My name is Bricke. I wish I knew his, but I have a hard time with focus.
I slinked from where I had sat
stealing looks and shamefully wishing to pay back.
Like wrapping over the dirt walls,
boldness to wallpaper fear of rejection, I asked,
'Are you a tree?'
'No,' a low, quiet, hiding voice said.
'I'm an ent.'
I longed to know more, but he simply stood there, rooted,
and I, supposing now to be as much a fly as he a plant, stole back
to the foot of my hill, climbed to the top, and hid behind bushes of heather,
feeling my hands, for nothing I'd done, being as red's the tone of his bark--I mean, skin?

Finally, a little older of a kid (thirty six, no longer a shy twenty-seven),
I wandered through a grove, looking for a place to nap.
I saw him there again but this time, not alone, having words I wished to understand.
Of course, being a hobbit, how could I give priorities neglect?
And once I'd awoke, I breathed in chance.
He stood, bent in half (though, now, twice as thick), libating a draught.
'I should--I ought!'--I did.
'Sir, my name is Bricke. What is your'n?'
Oh--Rivendale-and-Moria-of-Eld!--the reply he gave
(hardly audible under the noise the stream sang)
sat me down longer than I'd previously thought I could sit:
'I won't tell you my name,' (this took two minutes to say) 'for you wouldn't endure it for the fortnight--nay,
score of days it would take.
However, I am referred to hastily as Revere. You may call me it.'

Thither, I had run off son as I a'had the chance.
Weeks later, I'd become hungered for red taste again, so went back (there were apples in said grove).
There, I saw his standing alone, again. 'Oh. I've seen this.'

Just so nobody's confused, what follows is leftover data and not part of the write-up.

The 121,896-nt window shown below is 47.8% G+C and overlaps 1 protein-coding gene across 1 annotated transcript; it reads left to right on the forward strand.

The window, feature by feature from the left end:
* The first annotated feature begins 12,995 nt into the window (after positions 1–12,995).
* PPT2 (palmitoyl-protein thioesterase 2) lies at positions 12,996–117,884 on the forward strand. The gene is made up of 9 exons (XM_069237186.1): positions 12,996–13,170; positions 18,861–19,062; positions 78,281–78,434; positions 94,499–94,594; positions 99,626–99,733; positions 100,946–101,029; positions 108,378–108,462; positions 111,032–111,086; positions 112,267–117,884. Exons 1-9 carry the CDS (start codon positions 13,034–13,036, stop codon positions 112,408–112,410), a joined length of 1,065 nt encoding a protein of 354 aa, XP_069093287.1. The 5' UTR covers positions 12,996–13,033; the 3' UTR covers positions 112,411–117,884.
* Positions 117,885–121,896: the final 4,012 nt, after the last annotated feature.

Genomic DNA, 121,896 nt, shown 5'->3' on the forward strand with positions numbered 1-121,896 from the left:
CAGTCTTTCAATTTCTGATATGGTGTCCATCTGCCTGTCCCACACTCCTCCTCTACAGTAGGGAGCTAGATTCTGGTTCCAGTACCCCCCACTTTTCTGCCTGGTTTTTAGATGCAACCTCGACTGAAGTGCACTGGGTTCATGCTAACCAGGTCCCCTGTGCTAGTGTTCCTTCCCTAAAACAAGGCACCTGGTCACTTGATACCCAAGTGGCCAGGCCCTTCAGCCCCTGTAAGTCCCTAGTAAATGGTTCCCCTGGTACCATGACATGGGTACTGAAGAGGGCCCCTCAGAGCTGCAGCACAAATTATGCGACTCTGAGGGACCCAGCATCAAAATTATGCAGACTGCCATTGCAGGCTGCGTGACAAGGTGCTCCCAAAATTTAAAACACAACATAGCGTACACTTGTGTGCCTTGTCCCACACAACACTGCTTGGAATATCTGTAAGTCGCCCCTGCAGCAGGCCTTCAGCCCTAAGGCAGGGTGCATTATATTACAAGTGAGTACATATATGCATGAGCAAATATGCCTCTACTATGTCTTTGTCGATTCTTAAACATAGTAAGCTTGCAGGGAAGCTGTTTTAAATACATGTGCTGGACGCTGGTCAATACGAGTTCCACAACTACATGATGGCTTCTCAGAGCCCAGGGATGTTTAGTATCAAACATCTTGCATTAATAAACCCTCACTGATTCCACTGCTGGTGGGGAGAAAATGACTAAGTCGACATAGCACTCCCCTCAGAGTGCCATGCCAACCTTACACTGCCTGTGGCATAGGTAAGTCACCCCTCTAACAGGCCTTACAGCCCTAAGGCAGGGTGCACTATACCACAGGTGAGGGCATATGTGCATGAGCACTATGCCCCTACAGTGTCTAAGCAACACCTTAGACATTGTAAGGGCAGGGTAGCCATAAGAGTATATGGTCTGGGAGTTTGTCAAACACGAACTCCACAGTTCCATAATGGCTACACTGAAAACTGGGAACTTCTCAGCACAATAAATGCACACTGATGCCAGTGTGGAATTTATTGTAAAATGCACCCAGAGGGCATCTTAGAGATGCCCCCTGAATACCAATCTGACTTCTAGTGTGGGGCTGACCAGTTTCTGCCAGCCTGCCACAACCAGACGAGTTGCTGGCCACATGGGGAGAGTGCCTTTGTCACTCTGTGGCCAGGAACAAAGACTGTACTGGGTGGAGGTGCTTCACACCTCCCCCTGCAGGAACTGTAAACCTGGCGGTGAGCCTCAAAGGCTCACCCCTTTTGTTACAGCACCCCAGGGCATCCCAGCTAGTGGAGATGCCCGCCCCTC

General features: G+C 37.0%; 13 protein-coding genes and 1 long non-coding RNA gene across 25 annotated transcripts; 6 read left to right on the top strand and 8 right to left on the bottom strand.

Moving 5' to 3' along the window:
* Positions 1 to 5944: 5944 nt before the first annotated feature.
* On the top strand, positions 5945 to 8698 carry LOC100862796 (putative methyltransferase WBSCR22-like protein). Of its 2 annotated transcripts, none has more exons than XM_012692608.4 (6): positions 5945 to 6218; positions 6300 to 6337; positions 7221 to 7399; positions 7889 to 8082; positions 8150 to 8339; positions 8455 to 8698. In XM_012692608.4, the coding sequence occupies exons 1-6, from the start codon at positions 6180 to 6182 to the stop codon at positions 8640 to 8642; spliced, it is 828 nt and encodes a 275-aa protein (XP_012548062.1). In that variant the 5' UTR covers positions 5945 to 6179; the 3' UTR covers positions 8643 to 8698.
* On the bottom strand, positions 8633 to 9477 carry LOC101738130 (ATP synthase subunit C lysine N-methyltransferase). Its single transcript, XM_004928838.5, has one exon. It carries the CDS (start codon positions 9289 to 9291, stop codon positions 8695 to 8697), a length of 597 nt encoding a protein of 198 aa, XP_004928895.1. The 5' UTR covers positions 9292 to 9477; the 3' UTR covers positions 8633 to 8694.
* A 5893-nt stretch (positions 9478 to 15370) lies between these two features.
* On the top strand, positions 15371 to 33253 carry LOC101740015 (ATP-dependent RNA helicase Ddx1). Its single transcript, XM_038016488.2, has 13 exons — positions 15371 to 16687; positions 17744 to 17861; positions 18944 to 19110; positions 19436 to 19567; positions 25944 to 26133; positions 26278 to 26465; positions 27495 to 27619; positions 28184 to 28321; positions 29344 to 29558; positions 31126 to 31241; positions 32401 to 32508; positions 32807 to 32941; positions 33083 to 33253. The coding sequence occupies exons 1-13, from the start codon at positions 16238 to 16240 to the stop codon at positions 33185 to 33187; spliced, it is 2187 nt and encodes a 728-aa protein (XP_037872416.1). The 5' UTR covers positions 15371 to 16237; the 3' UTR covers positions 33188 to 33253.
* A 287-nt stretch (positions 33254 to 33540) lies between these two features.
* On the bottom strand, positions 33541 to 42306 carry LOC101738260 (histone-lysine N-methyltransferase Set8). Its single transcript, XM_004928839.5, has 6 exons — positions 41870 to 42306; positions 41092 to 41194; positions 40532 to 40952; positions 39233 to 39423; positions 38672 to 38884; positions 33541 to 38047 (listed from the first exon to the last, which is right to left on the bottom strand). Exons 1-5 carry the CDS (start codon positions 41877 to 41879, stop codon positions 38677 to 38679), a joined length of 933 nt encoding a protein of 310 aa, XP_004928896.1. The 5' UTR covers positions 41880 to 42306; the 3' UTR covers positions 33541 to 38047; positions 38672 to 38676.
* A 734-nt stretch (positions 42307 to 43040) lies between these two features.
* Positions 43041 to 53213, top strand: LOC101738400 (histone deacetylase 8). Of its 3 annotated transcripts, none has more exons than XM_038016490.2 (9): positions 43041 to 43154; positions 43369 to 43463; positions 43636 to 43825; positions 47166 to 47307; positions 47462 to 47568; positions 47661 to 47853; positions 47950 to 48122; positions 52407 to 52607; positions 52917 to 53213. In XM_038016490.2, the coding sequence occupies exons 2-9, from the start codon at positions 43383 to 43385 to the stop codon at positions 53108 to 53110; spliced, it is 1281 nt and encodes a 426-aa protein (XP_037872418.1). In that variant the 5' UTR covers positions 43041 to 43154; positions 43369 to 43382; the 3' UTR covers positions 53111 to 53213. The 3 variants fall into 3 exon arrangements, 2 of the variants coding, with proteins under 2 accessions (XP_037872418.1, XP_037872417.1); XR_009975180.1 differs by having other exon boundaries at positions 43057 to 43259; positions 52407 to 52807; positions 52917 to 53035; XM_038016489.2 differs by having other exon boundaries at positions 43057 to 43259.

Thither thought was interrupted by something new. 'I'm hungry again.'
Two hungers Bricke the Took lusts for, to have food,

And to know.

My toes dug into the grass as I ran, feeling their hairs mix with blades not meant to shave.
I stopped short and breathily inquired,
'Dear Revere, may I climb up into your branches?'
His reply made me gasp. I hadn't a'known I could stand for so a time.
When the sounds had stopped I was impossibly relieved he was done,
only to be halfway up and realize he had merely taken a pause.
I waited for him to finish, then climbed the full length of my pleasure and sat,
relieved I didn't have to remain attentive.
'Oh no!' my heart screamed.
'...I don't have a full fondness for it. Have you ever heard of…'

I am no longer the thirty-six year old beginner;
forty-eight and starting to think of marriage (I am becoming a mature hobbit),
my thoughts pick conversations of me between and among my kind,
asking who applies themselves as a listener.
How could I blame the discriminated? It's easy: I'm young, and the immature are with amnesia.
However, I'm a'looking for the memory of twenty-seven year old Bricke, The Quick to Leave.
I grew for the opportunity of friendship into one who was suddenly standing. Never had I known I would need to. So, never had I.
With the memory, I realize I still burn to converse at a pace
the ent whose name I learn more of every day
was not made to keep.
Shepherd this young one is learning to be. What a fellow!
I Bricke seek through muddied crystal to find a space, to be what fills a noble hole.

This poem is about: 
Our world


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